Welcome to my blog. I document my adventures in travel, style, and food. Hope you have a nice stay!

My thoughts on the UK General Election, so far

  • Ed Miliband is a far more formidable campaigner than the Tories expected. He is good at throwing back the mud that is being lobbed at him, both from the Conservative press (Daily Mail reveals Miliband used to have girlfriends shocker!) and from Cameron’s minions. Witness his mock outrage at Tory Defence spokesperson Michael Fallon who accused him of stabbing his brother in the back.

  • The Tory ATTACK ATTACK ATTACK strategy, warning of Labour CHAOS, has not worked, but simply reaffirmed the opinion of swing voters that they are indeed the “nasty party” that lacks an agenda other than cutting up the welfare state. Cameron has perhaps recognised this and made pledges on NHS spending to show that they are the party of HOPE. Yet this latter strategy feels less authentic to voters now that the former one has been allowed to fester. To many, the turd simply can’t be polished.

  • David Cameron is not a good campaigner. He is too afraid of meeting the public and doing a Major or Blair, which involved risking angry exchanges with voters by, respectively, walking about shopping centres with loud speakers and donning wellies in floods.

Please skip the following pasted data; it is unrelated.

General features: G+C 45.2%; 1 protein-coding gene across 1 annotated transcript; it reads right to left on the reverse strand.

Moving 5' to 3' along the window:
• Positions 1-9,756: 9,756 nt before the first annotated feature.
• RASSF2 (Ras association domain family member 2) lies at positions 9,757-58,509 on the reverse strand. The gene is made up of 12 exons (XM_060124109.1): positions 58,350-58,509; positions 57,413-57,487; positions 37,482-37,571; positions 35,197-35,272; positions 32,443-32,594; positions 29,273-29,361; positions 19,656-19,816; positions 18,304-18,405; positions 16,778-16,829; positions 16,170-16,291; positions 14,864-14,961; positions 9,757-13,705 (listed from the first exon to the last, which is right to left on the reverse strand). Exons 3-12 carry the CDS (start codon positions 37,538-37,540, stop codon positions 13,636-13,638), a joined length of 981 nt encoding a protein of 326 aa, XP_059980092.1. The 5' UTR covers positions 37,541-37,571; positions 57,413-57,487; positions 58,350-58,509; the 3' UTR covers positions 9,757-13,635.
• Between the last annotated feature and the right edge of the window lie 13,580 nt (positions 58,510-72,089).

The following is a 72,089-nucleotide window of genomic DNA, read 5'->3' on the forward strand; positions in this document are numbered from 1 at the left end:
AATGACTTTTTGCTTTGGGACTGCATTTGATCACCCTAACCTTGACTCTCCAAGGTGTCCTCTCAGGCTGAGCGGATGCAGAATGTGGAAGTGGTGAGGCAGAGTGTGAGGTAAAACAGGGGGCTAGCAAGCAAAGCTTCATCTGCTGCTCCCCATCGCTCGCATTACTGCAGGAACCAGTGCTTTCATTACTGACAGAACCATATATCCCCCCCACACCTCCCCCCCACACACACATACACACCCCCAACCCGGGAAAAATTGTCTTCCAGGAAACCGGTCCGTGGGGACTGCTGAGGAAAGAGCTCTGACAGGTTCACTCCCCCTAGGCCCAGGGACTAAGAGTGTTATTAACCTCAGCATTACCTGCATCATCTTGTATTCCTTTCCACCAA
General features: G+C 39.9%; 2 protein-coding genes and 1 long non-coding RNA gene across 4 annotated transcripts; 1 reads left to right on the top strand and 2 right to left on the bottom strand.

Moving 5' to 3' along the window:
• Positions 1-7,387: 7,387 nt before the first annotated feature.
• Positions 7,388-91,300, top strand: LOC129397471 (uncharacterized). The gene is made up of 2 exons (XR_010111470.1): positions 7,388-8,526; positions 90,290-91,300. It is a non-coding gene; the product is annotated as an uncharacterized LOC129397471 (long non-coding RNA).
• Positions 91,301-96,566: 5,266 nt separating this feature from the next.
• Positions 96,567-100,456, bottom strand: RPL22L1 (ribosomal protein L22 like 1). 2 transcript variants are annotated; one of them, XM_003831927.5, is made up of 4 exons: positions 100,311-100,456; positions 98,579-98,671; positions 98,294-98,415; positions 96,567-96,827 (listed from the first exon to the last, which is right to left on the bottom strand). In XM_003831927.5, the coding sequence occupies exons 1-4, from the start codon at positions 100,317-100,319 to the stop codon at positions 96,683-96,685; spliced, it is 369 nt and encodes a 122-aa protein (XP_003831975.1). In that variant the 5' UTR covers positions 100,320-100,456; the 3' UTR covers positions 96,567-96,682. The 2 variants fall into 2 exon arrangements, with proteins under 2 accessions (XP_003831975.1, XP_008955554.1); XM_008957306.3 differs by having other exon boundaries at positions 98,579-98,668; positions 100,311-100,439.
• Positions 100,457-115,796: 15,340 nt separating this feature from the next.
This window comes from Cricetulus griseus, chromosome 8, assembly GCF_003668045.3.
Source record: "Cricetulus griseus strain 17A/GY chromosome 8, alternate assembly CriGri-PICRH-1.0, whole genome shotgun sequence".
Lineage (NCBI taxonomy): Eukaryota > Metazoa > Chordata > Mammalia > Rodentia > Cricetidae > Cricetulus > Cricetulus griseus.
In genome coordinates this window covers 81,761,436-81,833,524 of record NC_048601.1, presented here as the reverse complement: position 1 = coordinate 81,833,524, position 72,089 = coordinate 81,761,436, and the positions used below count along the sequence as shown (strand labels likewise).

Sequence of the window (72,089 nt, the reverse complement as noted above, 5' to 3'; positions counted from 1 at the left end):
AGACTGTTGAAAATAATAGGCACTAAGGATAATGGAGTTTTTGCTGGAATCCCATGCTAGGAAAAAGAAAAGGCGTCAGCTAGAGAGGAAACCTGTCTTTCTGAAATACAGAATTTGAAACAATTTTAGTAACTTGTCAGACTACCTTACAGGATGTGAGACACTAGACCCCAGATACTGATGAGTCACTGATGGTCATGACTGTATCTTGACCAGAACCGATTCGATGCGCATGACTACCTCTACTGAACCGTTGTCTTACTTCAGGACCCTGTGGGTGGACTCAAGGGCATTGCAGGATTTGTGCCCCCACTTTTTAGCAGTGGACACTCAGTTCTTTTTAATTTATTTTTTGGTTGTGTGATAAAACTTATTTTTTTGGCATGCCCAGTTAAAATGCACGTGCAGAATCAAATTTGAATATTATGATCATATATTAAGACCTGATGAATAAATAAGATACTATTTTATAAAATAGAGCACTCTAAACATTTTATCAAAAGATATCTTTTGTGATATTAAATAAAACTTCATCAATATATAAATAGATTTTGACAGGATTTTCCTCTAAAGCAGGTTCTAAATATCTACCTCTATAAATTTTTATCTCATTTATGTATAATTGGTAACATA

• Labour has a really tough job on its hands to show voters in Scotland that the the SNP is too radical while at the same time promoting the idea that the reds (not Greens) are the radical ones in England. Factor in the message that Labour are, in fact, the Tories in disguise on immigration and on cuts, then it is easy to see why they are not completely trusted. The party is trying to be too many things to too many people, and that is why I think they should have come out fighting against more austerity, and to defend tax increases to pay for investment in public services. Unlike the Tories, Labour needs core vote policies to appeal to core voters. They need to reaffirm their religion. Everyone knows, meanwhile, that the Tories worship at the alter of capitalism - they need to get out of their place of worship and see what others pray for. Given that the NHS is THE ESTABLSIHED RELIGION OF THE UNITED KINGDOM AND NORTHERN IRELAND, this isn’t a bad place to start.

  • I am intrigued to see that in key marginal seats Labour is contacting more residents than the Tories. Miliband has borrowed heavily if not in style than in strategy from the Obama team, and invested heavily in a ground game that prioritises local engagement. Is it too little, too late (it certainly looks that way in Scotland), or a key element in making Labour the largest party in Parliament?

  • It seems to me that Labour needs to look left and the Tories need to come in from the right. So far, Labour has looked both ways and the Tories are getting hardons about submarines.

Trying on the Apple Watch

IOS on Tour